The BCRC and The Road Ahead Part I


Clarence Bayne

Most Blacks in Montreal in the 50 to 85 age group can recall the experience of the sense of  purpose and unity of  voice and achievement that the Black community as a whole felt under the leadership and philosophy of the Black Community Council of Quebec (BCRC).
This was matched at the National level by the National Black Coalition of Canada. The BCCQ was a Pan-Black umbrella organization that excluded organizations that  were religion-based, gender-oriented, or country of origin specific. It served the English Speaking Black community primarily. However, by the late 1990s there was a general movement to broaden its representation to include all Black organizations. This lead to the first Black Community Forum  at Val Morin, July 3-5 1992.
In 1995, partly as a response to the Forum’s call for the strengthening of community organizations and the family, the BCRC was launched with funding from the federal government of Canada.  The late Honorable Senator Sheila Finestone, one of Montreal’s great defenders and protectors of minority rights was the voice for the project.  A central focus of BCRC was to support organizations in the Black community and to co-ordination the flow of resources from mainstream society to meet the development needs of individuals and organizations in the Black English speaking community: to complement rather than duplicate services that were provided by member organizations.  It was the community’s response to a concern of the Val Morin Black Community Forum to avoid duplication whenever possible:
“Avoid duplication, Instead of reinventing the wheel by having two similar programmes in place at the same time, we must have one programme that functions to its fullest capacity.”
Thus, regular co-ordination sessions were held to discuss economic development, employment, health, parenting, organizational literacy and fundraising.  The Executive Director of BCRC represented the community in many public and private sector forums and government briefings and information sessions.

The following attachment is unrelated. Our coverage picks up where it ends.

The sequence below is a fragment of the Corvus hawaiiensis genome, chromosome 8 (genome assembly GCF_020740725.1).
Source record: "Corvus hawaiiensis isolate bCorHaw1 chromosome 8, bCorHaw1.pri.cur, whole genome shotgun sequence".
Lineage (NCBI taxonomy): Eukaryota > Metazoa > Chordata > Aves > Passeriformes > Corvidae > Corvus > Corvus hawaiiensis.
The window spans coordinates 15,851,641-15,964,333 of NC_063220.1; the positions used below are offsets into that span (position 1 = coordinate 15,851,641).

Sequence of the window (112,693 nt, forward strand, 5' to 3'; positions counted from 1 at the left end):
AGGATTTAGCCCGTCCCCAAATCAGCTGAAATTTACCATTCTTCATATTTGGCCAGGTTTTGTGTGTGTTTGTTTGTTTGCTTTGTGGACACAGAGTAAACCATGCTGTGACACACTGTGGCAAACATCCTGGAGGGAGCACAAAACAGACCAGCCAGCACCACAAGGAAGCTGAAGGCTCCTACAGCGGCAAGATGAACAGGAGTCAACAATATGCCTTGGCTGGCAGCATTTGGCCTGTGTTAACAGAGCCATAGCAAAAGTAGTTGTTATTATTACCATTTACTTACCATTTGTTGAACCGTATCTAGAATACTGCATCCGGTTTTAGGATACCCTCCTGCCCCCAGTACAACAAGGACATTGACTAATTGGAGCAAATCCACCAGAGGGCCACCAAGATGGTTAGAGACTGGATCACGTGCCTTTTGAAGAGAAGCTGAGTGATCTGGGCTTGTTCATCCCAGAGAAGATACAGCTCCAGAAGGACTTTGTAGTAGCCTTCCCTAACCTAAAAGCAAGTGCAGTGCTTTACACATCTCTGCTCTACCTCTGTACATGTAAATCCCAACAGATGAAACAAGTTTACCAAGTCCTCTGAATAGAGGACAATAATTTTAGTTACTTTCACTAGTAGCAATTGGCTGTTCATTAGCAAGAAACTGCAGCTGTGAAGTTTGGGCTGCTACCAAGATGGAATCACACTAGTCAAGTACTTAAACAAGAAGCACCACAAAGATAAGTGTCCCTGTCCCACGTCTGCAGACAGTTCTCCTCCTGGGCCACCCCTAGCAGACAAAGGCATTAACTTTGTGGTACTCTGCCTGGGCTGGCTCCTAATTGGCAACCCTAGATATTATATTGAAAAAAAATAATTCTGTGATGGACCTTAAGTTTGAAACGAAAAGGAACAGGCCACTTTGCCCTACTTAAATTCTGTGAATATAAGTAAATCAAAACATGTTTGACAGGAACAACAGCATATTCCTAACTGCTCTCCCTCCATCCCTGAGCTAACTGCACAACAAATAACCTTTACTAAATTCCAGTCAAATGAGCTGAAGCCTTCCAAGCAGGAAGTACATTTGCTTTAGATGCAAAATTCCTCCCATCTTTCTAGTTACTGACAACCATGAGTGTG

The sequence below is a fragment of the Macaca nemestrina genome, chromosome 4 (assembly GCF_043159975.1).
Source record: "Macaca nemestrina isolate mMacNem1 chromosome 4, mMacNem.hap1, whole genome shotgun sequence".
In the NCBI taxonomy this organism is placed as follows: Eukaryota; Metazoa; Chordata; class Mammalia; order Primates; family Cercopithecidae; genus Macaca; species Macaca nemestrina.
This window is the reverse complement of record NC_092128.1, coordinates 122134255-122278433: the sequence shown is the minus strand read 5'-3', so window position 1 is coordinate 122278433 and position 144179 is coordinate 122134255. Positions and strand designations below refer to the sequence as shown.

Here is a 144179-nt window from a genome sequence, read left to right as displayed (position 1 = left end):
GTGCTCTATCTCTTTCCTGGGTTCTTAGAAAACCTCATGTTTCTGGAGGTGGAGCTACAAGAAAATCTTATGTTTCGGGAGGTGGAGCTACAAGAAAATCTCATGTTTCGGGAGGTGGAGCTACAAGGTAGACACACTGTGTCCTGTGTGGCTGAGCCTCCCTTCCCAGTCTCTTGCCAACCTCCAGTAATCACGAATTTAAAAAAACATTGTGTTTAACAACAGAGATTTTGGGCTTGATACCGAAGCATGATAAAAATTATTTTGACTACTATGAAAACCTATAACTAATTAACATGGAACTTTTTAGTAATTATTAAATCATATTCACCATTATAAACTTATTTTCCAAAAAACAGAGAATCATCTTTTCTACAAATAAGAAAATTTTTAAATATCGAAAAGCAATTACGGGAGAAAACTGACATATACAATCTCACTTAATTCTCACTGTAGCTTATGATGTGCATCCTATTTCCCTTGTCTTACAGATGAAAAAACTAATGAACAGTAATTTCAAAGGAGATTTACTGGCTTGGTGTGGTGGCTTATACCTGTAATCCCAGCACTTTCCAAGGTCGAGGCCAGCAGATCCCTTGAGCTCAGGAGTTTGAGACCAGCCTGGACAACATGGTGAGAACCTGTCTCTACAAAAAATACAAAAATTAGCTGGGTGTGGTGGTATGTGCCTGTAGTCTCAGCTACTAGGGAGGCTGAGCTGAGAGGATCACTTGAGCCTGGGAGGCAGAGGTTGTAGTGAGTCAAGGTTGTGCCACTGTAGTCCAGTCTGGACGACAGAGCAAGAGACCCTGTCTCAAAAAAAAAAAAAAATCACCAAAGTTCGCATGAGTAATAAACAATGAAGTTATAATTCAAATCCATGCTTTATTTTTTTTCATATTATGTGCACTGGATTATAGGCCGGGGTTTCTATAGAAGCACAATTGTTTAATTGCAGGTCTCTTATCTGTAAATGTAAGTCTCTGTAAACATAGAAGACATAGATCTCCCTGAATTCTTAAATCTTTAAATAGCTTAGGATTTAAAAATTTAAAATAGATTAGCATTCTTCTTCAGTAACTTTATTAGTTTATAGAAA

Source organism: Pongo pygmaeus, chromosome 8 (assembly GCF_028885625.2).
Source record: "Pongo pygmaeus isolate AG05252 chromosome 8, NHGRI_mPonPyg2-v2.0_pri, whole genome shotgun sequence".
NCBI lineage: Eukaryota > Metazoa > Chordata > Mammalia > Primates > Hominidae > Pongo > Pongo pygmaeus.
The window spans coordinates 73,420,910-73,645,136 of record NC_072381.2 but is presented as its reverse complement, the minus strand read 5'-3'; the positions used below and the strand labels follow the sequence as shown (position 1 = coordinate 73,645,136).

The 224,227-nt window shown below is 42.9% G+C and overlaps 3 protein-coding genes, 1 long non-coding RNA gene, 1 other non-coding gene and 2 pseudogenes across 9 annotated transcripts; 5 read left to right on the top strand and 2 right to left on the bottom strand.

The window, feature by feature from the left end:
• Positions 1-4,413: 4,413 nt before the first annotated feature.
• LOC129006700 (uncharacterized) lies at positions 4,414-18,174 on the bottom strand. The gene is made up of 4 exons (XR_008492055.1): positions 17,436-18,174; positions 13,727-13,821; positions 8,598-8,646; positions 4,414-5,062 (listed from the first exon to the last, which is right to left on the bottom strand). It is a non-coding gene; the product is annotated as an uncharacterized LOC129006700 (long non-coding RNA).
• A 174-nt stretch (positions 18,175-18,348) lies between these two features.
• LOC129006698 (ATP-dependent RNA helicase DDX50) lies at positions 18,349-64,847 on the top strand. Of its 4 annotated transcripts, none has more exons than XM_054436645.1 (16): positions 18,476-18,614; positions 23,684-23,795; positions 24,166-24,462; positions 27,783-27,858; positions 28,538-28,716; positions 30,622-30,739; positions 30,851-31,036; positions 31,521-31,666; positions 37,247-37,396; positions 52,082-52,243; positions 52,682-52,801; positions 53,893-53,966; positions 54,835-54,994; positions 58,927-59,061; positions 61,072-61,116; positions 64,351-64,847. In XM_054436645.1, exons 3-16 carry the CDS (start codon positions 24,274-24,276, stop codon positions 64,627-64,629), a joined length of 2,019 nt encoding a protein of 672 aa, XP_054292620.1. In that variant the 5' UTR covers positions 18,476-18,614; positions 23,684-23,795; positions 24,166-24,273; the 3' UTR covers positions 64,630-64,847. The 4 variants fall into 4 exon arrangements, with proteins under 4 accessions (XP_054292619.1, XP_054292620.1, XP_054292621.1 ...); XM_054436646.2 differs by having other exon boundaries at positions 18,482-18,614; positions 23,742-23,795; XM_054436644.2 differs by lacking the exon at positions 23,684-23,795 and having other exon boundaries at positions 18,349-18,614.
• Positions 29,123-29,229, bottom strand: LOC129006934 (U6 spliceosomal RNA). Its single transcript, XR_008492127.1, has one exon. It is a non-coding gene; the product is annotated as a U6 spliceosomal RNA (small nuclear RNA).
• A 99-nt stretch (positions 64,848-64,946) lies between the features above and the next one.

However, initial Government financial support waned with the changes in Governments and shifts in policies and priorities towards a Harper type Conservatism, and towards French linguistic conformity and cultural nationalism in Quebec.  This is a matter of much concern to the BCRC and its network of partners and collaborators.  Under the Conservative Government and in the face of increasing public demands for accountability, and a shrinking funding base, Government policies began to emphasize project financing rather than the core funding of organizations. These shifts in the funding formula have had a significant impact on the operations of Black community organizations and their capacity to participate more fully in the democratic process.  In particular,  it has placed limits on BCRC’s operations, and  reduced its  capacity  to sustain its  assistance  to  Black community organizations and Black  community development and  vitality.   A recent survey by the Institute for Community Entrepreneurship and Development (ICED), JMSB, Concordia University (2014) on the critical needs of Black organizations reveal that key Black organizations operating in the English speaking Black communities are under-resourced and underfunded.  To address these problems as a community the BCRC Black Community Leadership Forum called key organizations to a Forum on June 16.  Validation for this meeting was based on the recommendations, principles and protocols established and approved at the first Black Community Forum held at Val Morin, July 3-5 1992.